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IntMath Newsletter: Series interactives, Valentine’s heart

By Murray Bourne, 14 Feb 2017

14 Feb 2017

In this Newsletter:

1. Taylor, Maclaurin & Binary Series interactive applets
2. Math art: Valentine's heart
3. Math in the news
4. Math movie: Map of Mathematics
5. Math puzzles
6. Final thought: Essential fluids

1. Taylor, Maclaurin & Binary Series interactive applets

Taylor Maclaurin Series interactive applet

I recently added some new applets that help you explore approximations to various trigonometric and logarithmic functions using infinite series.

Taylor and Maclaurin Series interactive applet

Binomial Series interactive applet

These series expansions were incredibly useful when they were first developed by Newton, Taylor and Maclaurin in the 17th and 18th centuries, for their many uses in evaluating function values and in calculus.

Here's some background information so you know what's going on in the above applets:

Taylor Series and Maclaurin Series

The Binomial Theorem

2. Math art: Valentine's heart

Yes, it's that time of year again.

There are several ways to draw mathematical hearts. I quite like this one because it uses parametric equations, which are easier to deal with than implicit functions.

mathematical valentines heart
Mathematical Valentine's heart
x = 5 sin3(t),
y = 4 cos(t) − 1.3 cos(2t) − 0.6 cos(3t) − 0.2 cos(4t)

It's even simpler when you use polar equations.

You can see more parametric curves involving trigonometric functions here: Lissajous Figures

Happy Valentine's!

3. Math in the news

Here's some interesting recent stories involving math.

1. Lethal dose of caffeine given to students in university experiment

The court was told about a catalogue of errors that led to the overdose, which included the calculation being done on a mobile phone, the decimal point being put in the wrong place and there being no risk assessment for the test.

2. Taking graphics cards beyond gaming

The NVIDIA GPU (graphics processing unit) in your computer is making it possible to solve "systems of multiple simultaneous equations involving thousands to millions of variables" by making use of better and cheaper energy efficiency rather than memory.

3. Random numbers discovery improves climate simulations

"Small-scale ocean currents are fiendishly difficult to recreate in models, but we found that random numbers do a good job of standing in for them. This approach leads to significant improvements in our climate modelling abilities."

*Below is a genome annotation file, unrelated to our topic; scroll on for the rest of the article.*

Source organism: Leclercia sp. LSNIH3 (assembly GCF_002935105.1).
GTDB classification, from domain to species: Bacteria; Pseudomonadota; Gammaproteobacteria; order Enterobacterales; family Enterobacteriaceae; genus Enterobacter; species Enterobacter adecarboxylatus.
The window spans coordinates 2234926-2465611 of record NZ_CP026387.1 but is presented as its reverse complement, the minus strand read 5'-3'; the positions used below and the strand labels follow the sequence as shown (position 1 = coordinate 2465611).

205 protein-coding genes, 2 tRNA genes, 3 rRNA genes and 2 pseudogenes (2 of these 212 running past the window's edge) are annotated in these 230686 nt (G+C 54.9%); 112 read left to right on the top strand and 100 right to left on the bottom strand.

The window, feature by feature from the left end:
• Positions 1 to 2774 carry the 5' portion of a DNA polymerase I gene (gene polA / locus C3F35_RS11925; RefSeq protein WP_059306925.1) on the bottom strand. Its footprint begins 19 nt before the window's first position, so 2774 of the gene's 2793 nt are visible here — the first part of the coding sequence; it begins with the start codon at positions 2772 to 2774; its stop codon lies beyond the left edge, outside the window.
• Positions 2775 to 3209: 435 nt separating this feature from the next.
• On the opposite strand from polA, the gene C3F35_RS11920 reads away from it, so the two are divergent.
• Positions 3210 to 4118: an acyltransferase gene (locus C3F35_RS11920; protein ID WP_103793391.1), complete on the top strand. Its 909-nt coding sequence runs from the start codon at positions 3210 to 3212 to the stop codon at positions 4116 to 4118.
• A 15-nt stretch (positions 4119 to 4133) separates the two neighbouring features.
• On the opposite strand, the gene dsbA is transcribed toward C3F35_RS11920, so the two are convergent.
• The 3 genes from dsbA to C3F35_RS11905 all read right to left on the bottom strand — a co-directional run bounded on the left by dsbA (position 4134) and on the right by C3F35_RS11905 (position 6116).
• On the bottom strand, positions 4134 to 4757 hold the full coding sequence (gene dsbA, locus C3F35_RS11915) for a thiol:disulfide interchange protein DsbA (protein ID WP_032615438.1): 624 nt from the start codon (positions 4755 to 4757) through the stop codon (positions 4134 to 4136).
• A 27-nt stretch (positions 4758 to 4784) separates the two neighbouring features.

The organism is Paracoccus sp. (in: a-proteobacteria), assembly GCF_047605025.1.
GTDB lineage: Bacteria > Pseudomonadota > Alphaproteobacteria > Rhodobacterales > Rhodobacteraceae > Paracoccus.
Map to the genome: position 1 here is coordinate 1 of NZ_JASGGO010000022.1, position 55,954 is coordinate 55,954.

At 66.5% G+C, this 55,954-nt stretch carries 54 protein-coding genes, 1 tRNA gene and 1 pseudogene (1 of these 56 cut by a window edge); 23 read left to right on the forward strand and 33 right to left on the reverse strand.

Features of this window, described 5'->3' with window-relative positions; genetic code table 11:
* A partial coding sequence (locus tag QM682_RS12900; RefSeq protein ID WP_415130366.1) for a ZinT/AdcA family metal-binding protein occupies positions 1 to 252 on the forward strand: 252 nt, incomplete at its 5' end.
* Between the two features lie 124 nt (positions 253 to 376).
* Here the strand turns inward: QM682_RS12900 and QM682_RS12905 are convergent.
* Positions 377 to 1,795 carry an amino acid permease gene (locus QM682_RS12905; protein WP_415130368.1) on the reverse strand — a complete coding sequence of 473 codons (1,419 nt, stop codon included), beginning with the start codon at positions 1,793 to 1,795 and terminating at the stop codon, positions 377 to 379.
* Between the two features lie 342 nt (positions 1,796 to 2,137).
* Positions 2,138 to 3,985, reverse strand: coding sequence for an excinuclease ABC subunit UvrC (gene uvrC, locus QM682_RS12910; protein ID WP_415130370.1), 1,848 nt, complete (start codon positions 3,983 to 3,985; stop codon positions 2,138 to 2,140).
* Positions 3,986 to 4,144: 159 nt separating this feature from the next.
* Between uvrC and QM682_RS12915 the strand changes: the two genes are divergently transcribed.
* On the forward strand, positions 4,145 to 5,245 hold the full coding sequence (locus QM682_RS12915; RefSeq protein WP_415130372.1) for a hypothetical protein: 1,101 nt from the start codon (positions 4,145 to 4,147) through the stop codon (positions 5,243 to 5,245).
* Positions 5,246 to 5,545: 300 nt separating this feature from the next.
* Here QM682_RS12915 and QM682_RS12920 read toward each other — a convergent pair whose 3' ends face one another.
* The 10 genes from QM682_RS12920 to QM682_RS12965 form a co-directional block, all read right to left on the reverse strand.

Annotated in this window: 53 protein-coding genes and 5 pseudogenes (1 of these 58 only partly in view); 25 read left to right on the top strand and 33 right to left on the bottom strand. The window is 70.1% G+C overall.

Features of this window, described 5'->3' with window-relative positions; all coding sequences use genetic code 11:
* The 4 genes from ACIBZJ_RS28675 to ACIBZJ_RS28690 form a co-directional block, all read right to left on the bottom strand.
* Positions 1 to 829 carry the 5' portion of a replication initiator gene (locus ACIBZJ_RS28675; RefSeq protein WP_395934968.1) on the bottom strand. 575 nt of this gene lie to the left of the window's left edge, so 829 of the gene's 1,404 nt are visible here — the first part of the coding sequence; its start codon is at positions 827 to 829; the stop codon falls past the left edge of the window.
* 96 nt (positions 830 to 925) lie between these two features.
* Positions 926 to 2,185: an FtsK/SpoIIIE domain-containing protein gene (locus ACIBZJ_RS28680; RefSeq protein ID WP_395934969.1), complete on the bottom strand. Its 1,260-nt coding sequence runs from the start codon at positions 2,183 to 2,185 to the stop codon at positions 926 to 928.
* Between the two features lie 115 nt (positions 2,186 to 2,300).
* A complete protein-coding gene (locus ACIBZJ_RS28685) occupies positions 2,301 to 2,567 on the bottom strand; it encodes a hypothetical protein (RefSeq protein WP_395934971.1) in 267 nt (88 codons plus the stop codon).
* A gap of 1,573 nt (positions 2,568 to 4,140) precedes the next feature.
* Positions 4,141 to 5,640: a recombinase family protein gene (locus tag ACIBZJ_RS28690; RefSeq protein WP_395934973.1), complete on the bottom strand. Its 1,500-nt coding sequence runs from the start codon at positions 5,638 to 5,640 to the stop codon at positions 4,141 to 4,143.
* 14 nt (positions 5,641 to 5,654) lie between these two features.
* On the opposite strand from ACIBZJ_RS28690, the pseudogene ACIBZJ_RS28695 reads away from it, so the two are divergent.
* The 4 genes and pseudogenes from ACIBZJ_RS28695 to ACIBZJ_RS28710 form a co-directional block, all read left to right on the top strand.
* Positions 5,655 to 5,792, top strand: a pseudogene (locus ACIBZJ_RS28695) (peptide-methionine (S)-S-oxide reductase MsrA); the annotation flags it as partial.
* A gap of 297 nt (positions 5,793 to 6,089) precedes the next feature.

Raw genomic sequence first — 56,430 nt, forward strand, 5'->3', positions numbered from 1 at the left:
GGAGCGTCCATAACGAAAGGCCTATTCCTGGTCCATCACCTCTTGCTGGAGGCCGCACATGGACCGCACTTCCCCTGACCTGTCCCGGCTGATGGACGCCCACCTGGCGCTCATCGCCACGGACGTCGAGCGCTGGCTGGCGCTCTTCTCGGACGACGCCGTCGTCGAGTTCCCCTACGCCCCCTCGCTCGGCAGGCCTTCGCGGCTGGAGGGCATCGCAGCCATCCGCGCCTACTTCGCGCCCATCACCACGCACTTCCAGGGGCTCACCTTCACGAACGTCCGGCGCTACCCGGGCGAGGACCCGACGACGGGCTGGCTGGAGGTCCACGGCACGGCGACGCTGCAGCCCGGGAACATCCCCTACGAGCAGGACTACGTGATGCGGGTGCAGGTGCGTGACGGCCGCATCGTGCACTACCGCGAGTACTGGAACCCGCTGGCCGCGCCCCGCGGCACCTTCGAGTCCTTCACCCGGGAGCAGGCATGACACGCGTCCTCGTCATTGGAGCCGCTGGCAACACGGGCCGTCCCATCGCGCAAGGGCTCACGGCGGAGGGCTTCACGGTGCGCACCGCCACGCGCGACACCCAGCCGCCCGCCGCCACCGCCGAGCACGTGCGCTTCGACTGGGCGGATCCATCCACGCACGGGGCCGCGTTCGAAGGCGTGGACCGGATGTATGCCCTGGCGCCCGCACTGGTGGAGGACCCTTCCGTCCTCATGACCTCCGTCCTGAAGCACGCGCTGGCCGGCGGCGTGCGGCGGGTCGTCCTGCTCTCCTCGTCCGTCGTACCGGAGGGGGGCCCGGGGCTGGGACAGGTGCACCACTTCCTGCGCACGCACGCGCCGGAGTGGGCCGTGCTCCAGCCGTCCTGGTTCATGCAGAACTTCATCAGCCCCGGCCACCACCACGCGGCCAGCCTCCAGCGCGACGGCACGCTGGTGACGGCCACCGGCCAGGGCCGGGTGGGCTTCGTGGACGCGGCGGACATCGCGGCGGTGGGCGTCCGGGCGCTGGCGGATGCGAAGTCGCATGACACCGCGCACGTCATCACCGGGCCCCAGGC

[Hat-tip to PiPo for the above stories.]

4. Math movie: Map of Mathematics

Map of mathematics

A lot of people form a narrow view of mathematics from their school experiences. This Map of Mathematics video by Dominic Walliman attempts to give a broad outline of the different fields of math.

See The Map of Mathematics

Here's a still image of the complete map (440 kB)

And here's a huge version that's clearer (770 kB)

By Dominic's own admission, there are 3 errors in the map. Can you spot them?

5. Math puzzles

The puzzle in the last IntMath Newsletter asked about the number of terms in a geometric sequence.

Correct answers with sufficient explanation were provided by Adeyemi, Aksel, Tomas, Don, and Eamon. (Honourable mention to Gerard who was very close.)

New math puzzle: Box

A square piece of metal is made into an open box by cutting a square with side s from each corner and turning up the sides. If the volume of the resulting box is v cm3, what are the dimensions of the original sheet of metal?

Bonus: If we needed to make a closed box out of the same piece of metal, what would its maximum volume be?

You can leave your responses here.

6. Final thought: Essential fluids

When I was in northern India recently, visibility on each smoggy morning was often only a few meters. I was reminded of what ocean explorer Jacques Cousteau once said:

Water and air, the two essential fluids on which all life depends, have become global garbage cans. [Jacques Yves Cousteau]

Until next time, enjoy whatever you learn.

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